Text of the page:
Leadership can be taught

written by Erica Quam

How many times have you wondered about leadership during the recruiting process? Wouldn't it be great if you could determine who would become your best team leaders...in advance?

My first year as a head coach I thought I would recruit some swimmers who had "team captain" listed on their profile and badda-bing...I would have a handful of great leaders on my team. I wanted those "born leaders". Once I had them in my program, they would know how to lead, and then step up to do the rest. It didn't take long for me to figure out team leadership wasn't going to be quite so automatic.

What is leadership? Where do you even start? Leadership is a buzz-word in the corporate world today. Just two years ago when I wrote the original article, Amazon listed 88,985 books with the word 'leadership' in the title.  Today I searched and found the number had escalated to 133,175. 

The definition of leadership starts with you and your experiences. Its definitely worth having a discussion about leadership with your team - to define it and get clear. 

  • Who do YOU think of when you think of a leader?
  • Do you think of a coach, a teacher, a teammate, or maybe a parent?
  • What qualities did that person have that made them an effective leader?
  • Leadership has many intangible qualities. Can you define exactly what it was they did for you to think of them as a leader?

I've worked with NOLS (The National Outdoor Leadership School) since taking a student course up in the Yukon in 2004.  Now I'm an instructor.  I really like how NOLS breaks leadership down into 4 roles, 7 skills, and 1 signature style.  It made sense to me.  I used this framework to introduce leadership to my team.

4 Roles:

  1. Designated Leader: the president, athletic director, coach, team captain
  2. Active Follower: assistant coach, co-captain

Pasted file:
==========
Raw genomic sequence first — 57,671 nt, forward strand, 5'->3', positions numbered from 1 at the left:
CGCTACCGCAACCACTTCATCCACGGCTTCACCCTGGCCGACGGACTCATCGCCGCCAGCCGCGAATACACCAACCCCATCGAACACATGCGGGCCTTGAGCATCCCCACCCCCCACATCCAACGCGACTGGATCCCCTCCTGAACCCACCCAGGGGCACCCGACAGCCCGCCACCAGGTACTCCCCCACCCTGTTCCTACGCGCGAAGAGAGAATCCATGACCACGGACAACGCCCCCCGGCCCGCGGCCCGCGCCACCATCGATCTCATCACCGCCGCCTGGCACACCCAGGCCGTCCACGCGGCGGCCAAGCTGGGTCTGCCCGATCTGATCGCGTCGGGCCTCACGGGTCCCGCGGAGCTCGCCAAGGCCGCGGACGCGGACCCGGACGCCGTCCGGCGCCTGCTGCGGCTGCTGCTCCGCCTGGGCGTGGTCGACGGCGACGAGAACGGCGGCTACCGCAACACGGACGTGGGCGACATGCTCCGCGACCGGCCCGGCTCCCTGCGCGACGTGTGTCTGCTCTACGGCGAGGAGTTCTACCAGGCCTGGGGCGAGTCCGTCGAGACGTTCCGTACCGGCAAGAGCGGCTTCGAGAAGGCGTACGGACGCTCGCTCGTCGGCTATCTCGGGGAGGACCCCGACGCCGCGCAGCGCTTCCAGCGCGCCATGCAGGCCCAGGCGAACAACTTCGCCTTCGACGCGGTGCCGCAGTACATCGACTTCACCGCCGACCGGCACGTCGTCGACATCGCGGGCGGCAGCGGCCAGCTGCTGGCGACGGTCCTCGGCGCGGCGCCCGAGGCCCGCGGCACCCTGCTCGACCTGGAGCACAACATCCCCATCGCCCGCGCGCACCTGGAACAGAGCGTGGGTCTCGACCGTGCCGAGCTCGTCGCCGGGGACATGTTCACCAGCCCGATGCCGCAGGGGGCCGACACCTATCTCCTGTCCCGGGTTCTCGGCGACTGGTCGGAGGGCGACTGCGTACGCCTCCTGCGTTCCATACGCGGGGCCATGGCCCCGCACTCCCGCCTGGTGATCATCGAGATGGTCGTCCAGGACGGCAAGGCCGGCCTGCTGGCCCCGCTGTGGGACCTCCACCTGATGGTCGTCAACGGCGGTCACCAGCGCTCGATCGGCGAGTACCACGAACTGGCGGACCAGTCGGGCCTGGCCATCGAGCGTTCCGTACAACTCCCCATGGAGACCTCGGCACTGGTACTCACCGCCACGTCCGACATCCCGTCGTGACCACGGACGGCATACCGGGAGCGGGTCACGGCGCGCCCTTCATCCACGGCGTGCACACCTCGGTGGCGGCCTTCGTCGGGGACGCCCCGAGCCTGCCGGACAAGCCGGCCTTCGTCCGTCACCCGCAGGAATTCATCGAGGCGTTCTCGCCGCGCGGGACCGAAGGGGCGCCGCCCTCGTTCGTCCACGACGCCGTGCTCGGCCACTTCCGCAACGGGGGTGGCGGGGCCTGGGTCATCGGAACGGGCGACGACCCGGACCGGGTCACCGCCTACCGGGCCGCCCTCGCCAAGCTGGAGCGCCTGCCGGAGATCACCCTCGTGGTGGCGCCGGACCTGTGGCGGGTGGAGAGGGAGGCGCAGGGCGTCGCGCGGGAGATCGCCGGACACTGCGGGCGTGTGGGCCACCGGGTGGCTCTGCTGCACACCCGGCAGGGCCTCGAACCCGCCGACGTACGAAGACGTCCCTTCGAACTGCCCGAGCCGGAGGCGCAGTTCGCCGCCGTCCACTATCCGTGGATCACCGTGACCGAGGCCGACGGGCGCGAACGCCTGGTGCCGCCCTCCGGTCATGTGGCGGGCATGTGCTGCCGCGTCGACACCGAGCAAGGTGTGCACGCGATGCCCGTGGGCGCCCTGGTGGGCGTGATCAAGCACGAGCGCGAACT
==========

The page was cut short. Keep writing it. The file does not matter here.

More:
3. Peer Leader: SAAC representative, class representative
  4. Self Leader: athlete takes responsibility to do his/her part for the good of the team

Everyone can play a leadership role - not just the designated leader.  

7 Skills:

Self Awareness, Competence, Communication, Judgement and decision-making, Tolerance for adversity and uncertainty, Expedition Behavior, Vision and action

As a coach, determine and prioritize the skills that your team can focus on and improve to make the biggest impact on your program.

1 Signature Style:

People lead in different ways and develop their own signature style based on personality, learning preference, strengths, and past experiences. Think of it as their unique thumbprint of leadership.

As a coach, it is easy to recognize the athletes that lead the way that you do. It is much harder to recognize the athletes that lead in a style or way that is different than yours.

Take a step back and observe the different ways the athletes on your team lead.  Take time to help them develop their own style.

Coaches can help athletes develop skills to become better leaders just like they help them improve technical skills within their sport. These skills will be transferred to their lives well after college athletics and will definitely make a greater impact on the world.

Although at times it seems easier to take a, 'they either have it, or they don't' mentality, put the time and effort into teaching leadership to your whole team. It will pay off in many ways!

Share the first leader you think of & the one quality that stands out about them in the comments below.